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If you are streaming games routinely that have an online multiplayer element, it is inevitable that viewers will ask to join in. If you are keen to not directly include them in your games, it will be worthwhile to make this an indiscriminate policy of your stream. I can appreciate that you want to avoid this but it is the only way some people will understand. There will be no way to please everyone.

If anyone asks to join in, just reply with "Thanks for the offer! But for the time being, I'm only looking to play by myself. It's what I've practised for and that's the experience I want to provide to the viewers."

Without bringing your other personal reasons into it, this will be best for making sure people don't feel excluded. During this time, it will still be healthy to stay in constant communication with the viewers who leave comments on the side, or by offering discussion topics for you and the viewers to discuss with each other.

You mentioned you play mostly multiplayer games. If you start to find returning viewers, it might be worthwhile bringing more single-player modes or games into the mix. At least in the early stages, this can encourage viewers not to expect / assume they can join in your games. If you are still engaging with the viewers in other ways, they will not feel left out.

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    That is also a solution, but right now most of my games are multi and I don't want to stream something I dont like just to avoid the discomfort of displeasing someone. So I guess I'll just include that policy and gently decline using a mix of both your answers :) In the end, there is indeed no way to please everyone :( – Gil Sand Mar 30 '18 at 14:03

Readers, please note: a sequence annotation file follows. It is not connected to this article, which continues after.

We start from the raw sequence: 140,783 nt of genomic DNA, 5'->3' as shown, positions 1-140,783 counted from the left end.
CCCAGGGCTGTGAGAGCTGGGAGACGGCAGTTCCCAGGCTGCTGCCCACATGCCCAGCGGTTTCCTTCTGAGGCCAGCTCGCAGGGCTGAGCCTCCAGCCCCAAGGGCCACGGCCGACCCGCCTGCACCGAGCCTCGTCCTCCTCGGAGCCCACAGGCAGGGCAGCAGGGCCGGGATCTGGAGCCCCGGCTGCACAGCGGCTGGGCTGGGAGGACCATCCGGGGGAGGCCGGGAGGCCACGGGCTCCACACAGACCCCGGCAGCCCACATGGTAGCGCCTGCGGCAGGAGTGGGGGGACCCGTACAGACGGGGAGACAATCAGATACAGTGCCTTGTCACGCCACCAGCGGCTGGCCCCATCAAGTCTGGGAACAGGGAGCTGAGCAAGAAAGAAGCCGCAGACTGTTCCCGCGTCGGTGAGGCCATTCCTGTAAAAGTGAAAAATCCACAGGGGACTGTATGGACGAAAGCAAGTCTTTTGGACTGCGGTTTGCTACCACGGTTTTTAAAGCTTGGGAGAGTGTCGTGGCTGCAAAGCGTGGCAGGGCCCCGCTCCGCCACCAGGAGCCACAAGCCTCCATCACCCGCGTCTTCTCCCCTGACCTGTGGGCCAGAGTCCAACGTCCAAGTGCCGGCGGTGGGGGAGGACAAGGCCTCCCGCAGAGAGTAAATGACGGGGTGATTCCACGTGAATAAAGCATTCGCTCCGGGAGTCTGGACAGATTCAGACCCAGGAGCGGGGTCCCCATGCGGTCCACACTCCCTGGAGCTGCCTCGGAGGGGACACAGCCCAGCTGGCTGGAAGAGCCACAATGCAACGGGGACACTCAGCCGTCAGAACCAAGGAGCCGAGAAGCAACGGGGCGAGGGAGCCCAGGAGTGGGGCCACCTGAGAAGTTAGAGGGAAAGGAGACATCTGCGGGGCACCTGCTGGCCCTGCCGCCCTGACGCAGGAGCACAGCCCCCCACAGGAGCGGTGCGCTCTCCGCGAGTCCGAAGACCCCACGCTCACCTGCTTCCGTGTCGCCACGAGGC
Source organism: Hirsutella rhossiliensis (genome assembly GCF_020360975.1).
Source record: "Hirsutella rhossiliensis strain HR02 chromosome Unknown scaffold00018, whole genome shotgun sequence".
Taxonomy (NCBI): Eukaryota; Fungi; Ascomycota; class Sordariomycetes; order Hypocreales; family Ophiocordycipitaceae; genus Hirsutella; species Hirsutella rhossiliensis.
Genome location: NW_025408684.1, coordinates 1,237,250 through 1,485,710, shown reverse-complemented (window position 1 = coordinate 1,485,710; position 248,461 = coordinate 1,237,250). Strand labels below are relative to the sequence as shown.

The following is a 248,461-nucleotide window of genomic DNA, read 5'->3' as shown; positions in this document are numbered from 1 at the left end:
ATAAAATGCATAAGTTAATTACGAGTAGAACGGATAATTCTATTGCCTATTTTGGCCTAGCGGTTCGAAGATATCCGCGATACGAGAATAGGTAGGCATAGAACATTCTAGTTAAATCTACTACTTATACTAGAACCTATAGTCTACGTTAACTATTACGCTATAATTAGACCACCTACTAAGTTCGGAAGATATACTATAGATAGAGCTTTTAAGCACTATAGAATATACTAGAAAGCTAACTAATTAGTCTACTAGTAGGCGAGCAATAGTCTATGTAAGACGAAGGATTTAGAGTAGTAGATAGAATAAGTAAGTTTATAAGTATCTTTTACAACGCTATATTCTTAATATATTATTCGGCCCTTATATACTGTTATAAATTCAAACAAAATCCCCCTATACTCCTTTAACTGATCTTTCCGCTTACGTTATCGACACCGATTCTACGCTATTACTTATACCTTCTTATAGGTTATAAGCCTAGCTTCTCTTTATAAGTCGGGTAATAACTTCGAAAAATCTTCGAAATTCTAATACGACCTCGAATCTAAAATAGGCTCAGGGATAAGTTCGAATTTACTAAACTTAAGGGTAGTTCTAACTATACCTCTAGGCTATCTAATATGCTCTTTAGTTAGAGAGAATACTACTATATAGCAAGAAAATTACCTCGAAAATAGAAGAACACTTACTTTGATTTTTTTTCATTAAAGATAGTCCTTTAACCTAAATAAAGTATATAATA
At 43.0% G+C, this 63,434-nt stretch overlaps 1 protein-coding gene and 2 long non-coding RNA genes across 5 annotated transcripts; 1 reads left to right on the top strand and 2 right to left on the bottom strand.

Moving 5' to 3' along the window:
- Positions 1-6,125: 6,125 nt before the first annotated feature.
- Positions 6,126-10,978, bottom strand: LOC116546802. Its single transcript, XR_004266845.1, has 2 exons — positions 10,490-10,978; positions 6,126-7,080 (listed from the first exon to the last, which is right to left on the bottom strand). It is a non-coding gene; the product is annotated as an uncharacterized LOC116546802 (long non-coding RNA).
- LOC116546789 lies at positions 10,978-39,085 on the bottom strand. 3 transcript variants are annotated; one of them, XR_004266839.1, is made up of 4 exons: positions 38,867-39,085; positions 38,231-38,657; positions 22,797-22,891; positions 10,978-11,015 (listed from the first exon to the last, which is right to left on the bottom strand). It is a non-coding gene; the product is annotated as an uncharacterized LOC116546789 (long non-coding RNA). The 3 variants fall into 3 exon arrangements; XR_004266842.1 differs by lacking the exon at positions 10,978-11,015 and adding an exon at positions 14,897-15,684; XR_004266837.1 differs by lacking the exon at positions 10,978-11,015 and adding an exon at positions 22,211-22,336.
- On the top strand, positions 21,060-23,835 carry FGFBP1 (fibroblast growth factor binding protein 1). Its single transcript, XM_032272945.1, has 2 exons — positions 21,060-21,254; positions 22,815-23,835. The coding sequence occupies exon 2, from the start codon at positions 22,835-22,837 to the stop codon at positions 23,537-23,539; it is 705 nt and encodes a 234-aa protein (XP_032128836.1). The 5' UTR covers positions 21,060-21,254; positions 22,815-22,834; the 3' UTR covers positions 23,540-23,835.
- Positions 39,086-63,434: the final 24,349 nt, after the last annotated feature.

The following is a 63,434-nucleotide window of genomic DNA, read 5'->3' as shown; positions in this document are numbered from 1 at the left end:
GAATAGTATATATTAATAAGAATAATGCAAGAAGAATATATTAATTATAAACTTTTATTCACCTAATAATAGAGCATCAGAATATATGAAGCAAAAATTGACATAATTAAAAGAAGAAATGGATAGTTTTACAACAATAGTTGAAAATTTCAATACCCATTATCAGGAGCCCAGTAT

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    The rules you set in place can be slightly more complicated than that (for example I only play with randoms once a month, or only on tuesdays...) This way you can refuse people that don't stick to the rule and play with them only on the occasions you have chosen – everyone Mar 30 '18 at 16:13
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EDIT: Meh, had left this page open and didn't see Jess K.'s answer before posting mine, however I'll just leave this here because I go a bit more in depth and provide some extras.

This might not be the best interpersonal answer but since I can only provide answers and no comments, here it goes.

I, myself, am not a streamer but I do play games and used to watch a lot of streamers. And I would like to suggest you use a practical approach.

You mention that

I dont' want to include restrictive rules

But quite frankly, I don't think there's another way around your issue. You can't have it both ways that you accept just about anyone and still be in charge over your own stream.